How did the Republican sniper plan to deceive the other sniper?

In "The Sniper," the Republican sniper plans to deceive the other sniper by placing his own cap on his rifle and then raising that cap above the parapet. He hopes that the other sniper will fire at the cap and then think that he has killed the Republican sniper.

Expert Answers

An illustration of the letter 'A' in a speech bubbles

Midway through "The Sniper," the Republican sniper is in a bad way. He has been shot in his arm and can no longer lift, and therefore use, his own rifle. He is surrounded by enemies, and to save his own life, he must quickly think of and execute a plan to victory.

The plan he comes up with is to place his cap "over the muzzle of his rifle." He will then raise the rifle so that the muzzle and cap appear over the parapet, therefore becoming visible to the enemy sniper across the street.

As soon as the Republican sniper raises his cap over the parapet, there is "a report, and a bullet pierce[s] the center of the cap." The first part of his plan has been successful. For the second part of his plan, the Republican sniper tilts his rifle forward so that the cap falls from the muzzle and over the parapet. The Republican sniper then holds the rifle "in the middle" and lets his left hand, with the rifle, hang over the edge of the roof. He allows his hand to hang "lifelessly." Then, "after a few moments," he lets the rifle fall to the street, dragging his hand back as he sinks to the roof.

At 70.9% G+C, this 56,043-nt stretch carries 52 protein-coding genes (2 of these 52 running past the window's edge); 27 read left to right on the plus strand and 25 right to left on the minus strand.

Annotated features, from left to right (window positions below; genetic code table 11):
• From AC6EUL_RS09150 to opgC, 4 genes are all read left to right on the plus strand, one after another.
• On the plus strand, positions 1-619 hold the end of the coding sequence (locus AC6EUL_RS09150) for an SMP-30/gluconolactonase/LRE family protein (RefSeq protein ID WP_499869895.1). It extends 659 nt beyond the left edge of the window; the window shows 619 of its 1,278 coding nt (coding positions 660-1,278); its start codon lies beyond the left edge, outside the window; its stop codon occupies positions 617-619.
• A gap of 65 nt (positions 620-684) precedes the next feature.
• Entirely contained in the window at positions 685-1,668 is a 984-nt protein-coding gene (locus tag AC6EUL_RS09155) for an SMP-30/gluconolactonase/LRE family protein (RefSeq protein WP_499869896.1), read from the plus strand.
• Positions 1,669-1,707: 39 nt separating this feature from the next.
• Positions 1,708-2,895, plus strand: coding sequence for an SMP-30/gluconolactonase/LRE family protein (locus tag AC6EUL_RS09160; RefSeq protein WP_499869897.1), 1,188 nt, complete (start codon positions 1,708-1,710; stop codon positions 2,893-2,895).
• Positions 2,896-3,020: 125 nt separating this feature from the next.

When the Republican sniper peers over the parapet and looks at the enemy sniper across the street, he realizes that his plan has worked. The enemy sniper, seeing the cap fall and then also seeing the rifle fall from a seemingly dead hand, assumes that he has killed the Republican sniper. The enemy sniper, thinking that he is now safe, stands up. The Republican sniper, using his revolver now, takes aim and kills the enemy sniper.

Last Updated by eNotes Editorial on
Soaring plane image

We’ll help your grades soar

Start your 48-hour free trial and unlock all the summaries, Q&A, and analyses you need to get better grades now.

  • 30,000+ book summaries
  • 20% study tools discount
  • Ad-free content
  • PDF downloads
  • 300,000+ answers
  • 5-star customer support
Start your 48-Hour Free Trial